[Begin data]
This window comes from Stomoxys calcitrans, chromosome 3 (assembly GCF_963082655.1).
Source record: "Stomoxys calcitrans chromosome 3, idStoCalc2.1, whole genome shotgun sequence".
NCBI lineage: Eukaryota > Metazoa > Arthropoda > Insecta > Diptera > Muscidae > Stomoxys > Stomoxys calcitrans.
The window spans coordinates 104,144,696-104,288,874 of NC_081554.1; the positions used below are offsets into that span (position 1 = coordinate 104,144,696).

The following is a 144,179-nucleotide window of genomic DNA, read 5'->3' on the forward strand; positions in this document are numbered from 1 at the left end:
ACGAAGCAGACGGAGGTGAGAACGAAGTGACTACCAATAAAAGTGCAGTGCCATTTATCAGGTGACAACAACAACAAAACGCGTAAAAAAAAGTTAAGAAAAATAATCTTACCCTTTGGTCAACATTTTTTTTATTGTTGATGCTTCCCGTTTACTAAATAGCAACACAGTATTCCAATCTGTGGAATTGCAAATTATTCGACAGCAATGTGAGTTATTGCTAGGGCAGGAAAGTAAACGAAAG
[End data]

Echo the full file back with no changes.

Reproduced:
This window comes from Stomoxys calcitrans, chromosome 3 (assembly GCF_963082655.1).
Source record: "Stomoxys calcitrans chromosome 3, idStoCalc2.1, whole genome shotgun sequence".
NCBI lineage: Eukaryota > Metazoa > Arthropoda > Insecta > Diptera > Muscidae > Stomoxys > Stomoxys calcitrans.
The window spans coordinates 104,144,696-104,288,874 of NC_081554.1; the positions used below are offsets into that span (position 1 = coordinate 104,144,696).

The following is a 144,179-nucleotide window of genomic DNA, read 5'->3' on the forward strand; positions in this document are numbered from 1 at the left end:
ACGAAGCAGACGGAGGTGAGAACGAAGTGACTACCAATAAAAGTGCAGTGCCATTTATCAGGTGACAACAACAACAAAACGCGTAAAAAAAAGTTAAGAAAAATAATCTTACCCTTTGGTCAACATTTTTTTTATTGTTGATGCTTCCCGTTTACTAAATAGCAACACAGTATTCCAATCTGTGGAATTGCAAATTATTCGACAGCAATGTGAGTTATTGCTAGGGCAGGAAAGTAAACGAAAG